Download this guideline at NSW Food Authority
This 3rd Edition, November 2016 updated reference provides guidance to the three food safety standards in Chapter 3 of the Australia New Zealand Food Standards Code (the Code).
Businesses can use the guidance information to help them to comply with the standards.
It also provides new guidance for mobile, temporary and home-based vendors, as well as generic food safety record templates.
Down load the new version of Safe Food Australia
The FSANZ website also launched a "Food Safety Hub", as a page that provides links to
The NSW Food Authority has updated the resources to promote allergen awareness and management, targeted towards advising food service and retail businesses.
The new resources include a revised version of the booklet Be Prepared. Be Allergy Aware , a A2 poster of the 9 nine common allergens, and a new allergy aware checklist.
Food Service retailers are advised to manage allergens by
1. Know ingredients in menu items
2.Avoid cross contamination
3.Listen and collect accurate allergen information from customers
4.Educate all staff members..
These new resources can be found at http://www.foodauthority.nsw.gov.au/rp/allergies-intolerances
or download the pdf files below
Photo from NSW Food Authority - The usual suspects poster
The Compendium of Microbiological Criteria for Food is new food industry resource, published by FSANZ. It is a microbiological guideline criteria used for ready-to-eat foods. It also provides microbiological criteria that can be used to verify hygiene measures or control of processing.
It supersedes the Guidelines for the microbiological examination of ready-to-eat foods and User guide to Standard 1.6.1 - Microbiological Limits for Food with additional guidelines criteria.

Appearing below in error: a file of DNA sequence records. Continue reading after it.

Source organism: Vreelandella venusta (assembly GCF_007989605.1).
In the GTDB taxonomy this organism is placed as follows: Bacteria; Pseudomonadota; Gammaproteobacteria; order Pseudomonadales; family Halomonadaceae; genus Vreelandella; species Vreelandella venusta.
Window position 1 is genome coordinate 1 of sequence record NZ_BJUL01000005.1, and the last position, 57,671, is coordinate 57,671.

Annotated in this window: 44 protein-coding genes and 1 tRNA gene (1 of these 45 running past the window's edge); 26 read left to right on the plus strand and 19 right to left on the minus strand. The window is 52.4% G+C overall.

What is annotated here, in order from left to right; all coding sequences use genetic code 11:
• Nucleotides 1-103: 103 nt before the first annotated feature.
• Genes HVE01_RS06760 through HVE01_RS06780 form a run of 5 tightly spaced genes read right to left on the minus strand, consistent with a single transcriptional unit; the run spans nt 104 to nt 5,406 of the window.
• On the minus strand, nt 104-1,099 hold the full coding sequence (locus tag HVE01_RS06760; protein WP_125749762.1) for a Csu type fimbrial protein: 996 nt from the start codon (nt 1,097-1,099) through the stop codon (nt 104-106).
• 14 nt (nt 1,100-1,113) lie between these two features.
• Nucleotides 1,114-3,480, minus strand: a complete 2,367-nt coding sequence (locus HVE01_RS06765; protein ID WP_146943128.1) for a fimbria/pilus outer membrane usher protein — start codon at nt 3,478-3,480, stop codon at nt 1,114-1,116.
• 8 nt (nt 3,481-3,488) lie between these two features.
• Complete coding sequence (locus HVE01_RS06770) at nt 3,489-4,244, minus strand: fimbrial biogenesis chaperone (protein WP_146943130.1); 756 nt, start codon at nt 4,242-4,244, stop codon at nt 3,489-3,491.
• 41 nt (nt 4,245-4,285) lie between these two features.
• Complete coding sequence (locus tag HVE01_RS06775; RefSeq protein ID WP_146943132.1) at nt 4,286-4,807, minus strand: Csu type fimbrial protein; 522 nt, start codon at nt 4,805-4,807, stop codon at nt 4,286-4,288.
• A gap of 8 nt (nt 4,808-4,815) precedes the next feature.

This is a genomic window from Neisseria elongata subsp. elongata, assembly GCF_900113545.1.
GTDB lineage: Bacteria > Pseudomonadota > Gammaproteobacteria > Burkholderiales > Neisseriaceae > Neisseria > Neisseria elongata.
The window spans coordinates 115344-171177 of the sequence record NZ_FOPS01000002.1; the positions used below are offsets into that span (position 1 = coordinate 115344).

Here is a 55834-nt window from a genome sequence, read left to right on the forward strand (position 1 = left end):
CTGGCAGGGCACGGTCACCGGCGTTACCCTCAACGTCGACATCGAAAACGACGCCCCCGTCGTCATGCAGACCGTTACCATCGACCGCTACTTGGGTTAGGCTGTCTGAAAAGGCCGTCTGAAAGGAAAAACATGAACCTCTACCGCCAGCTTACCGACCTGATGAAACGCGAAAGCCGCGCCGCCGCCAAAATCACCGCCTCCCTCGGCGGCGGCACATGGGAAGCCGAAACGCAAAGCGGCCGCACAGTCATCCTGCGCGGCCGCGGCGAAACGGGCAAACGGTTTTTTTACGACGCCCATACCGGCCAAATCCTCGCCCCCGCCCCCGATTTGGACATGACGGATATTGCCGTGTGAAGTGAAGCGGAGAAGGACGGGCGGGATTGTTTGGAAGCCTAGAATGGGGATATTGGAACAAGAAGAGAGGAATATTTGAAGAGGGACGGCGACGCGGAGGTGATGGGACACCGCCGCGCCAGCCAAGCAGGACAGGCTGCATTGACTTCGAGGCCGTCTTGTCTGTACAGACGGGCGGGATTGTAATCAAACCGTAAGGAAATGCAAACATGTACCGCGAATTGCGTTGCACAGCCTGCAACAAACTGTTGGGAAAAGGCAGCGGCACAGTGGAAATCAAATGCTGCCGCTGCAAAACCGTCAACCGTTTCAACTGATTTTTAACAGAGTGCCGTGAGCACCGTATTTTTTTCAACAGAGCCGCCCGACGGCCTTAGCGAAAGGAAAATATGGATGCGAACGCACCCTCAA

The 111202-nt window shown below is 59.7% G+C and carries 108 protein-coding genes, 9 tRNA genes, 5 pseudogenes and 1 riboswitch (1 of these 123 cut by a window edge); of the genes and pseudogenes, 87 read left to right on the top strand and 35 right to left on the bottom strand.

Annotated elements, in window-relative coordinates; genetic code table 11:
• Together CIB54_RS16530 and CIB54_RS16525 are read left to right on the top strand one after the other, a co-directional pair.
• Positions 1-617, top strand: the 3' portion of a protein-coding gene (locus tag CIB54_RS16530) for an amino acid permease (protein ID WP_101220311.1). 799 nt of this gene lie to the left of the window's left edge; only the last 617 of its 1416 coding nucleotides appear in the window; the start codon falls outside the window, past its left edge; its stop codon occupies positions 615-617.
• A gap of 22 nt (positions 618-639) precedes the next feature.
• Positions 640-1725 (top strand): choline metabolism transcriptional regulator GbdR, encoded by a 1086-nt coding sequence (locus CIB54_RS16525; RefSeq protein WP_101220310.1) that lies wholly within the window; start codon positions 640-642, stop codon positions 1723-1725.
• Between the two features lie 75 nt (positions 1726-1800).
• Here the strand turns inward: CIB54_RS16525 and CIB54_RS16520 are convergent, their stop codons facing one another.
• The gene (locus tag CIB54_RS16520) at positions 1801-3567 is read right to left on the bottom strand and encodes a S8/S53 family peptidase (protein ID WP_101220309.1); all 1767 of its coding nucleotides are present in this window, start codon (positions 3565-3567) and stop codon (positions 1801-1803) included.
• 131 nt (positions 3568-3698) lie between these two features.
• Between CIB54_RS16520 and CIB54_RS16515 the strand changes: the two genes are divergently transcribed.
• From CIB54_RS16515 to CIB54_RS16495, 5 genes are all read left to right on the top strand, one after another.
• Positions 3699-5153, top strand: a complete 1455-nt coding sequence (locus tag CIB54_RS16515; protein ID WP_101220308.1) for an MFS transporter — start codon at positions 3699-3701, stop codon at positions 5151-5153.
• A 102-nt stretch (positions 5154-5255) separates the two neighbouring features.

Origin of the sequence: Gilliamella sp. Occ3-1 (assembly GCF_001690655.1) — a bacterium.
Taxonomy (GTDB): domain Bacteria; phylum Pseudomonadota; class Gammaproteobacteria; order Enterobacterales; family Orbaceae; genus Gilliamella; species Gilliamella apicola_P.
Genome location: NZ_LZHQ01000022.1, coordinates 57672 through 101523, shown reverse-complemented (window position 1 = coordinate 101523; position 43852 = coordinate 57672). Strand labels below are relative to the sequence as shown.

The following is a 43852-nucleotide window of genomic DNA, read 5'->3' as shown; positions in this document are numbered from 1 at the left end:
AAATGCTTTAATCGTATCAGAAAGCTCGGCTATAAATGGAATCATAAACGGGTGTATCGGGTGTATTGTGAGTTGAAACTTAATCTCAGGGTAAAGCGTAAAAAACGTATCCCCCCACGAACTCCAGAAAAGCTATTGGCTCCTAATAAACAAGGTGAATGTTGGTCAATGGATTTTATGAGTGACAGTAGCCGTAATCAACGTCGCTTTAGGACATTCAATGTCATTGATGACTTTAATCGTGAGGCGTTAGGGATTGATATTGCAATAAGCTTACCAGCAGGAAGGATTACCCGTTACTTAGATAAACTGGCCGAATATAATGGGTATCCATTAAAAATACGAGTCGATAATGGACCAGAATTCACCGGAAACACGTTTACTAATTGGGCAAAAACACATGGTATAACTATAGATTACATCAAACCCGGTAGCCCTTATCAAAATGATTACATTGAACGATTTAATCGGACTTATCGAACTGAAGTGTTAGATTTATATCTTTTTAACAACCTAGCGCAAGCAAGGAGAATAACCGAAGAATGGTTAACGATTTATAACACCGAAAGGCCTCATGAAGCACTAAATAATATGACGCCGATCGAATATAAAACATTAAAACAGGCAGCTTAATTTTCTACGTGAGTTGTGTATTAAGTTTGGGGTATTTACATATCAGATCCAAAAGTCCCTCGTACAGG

This compendium brings together information on:
By the publication of a hamburger food safety guideline in February 2016, the NSW Food Authority has stirred up a controversy on how the current crop of new burger bars should be managing the cooking of the meat pattie.
Burger bars are all on trend in Sydney at the moment, serving "america style" burgers, often not thoroughly cooked, with pink "juicy" centres.
However as Lisa Owens CFS consultant explains , the very act of mincing meat means that the minced meat burger is higher risk and must be cooked thoroughly all the way through.
Correct Food Systems advises all retailers to follow the NSW Food Authority guideline that can be found here- thoroughly cook your minced meat burgers, and avoid a possible breach of food safety laws, or worse- a customer who becomes ill with food poisoning.
ThatsY interview here....
Businesses that manufacture or wholesale food in NSW fall under the NSW Food Authority’s
Manufacturer/Wholesaler Inspection Program (MWIP) and are required to have inspections.
All facilities are inspected against the Food Standards Code.
Table 1 in this document provides a indication of compliance requirements for various types of food stuffs.
Table 2 provides information for compliance - indicative CAR gradings.
The NSW Food Authority has published a useful information brochure outlining how regulatory audits of food businesses in NSW work.
This information guideline provides an explanation of the audit requirements for various food businesses, grading of audits. Table 5 lists key areas for various types of food businesses.
Table 6 provides guidance on various aspects of audit compliance.
If you operate a food business that is audited by the NSW Food Authority scheme this is well worth a review.
The NSW Food Authority has outlined procedures which have been determined as being suitable for ensuring the chain of custody for security burial/disposal of seized product.
Food and beverage products that have been seized as unsafe by a authorised officer, and ordered to be destroyed, is known as a seizure burial. Seized items are not to be destroyed or disposed of without authorisation, or without a witness present for the disposal.
View the procedures required by the NSW Food Authority here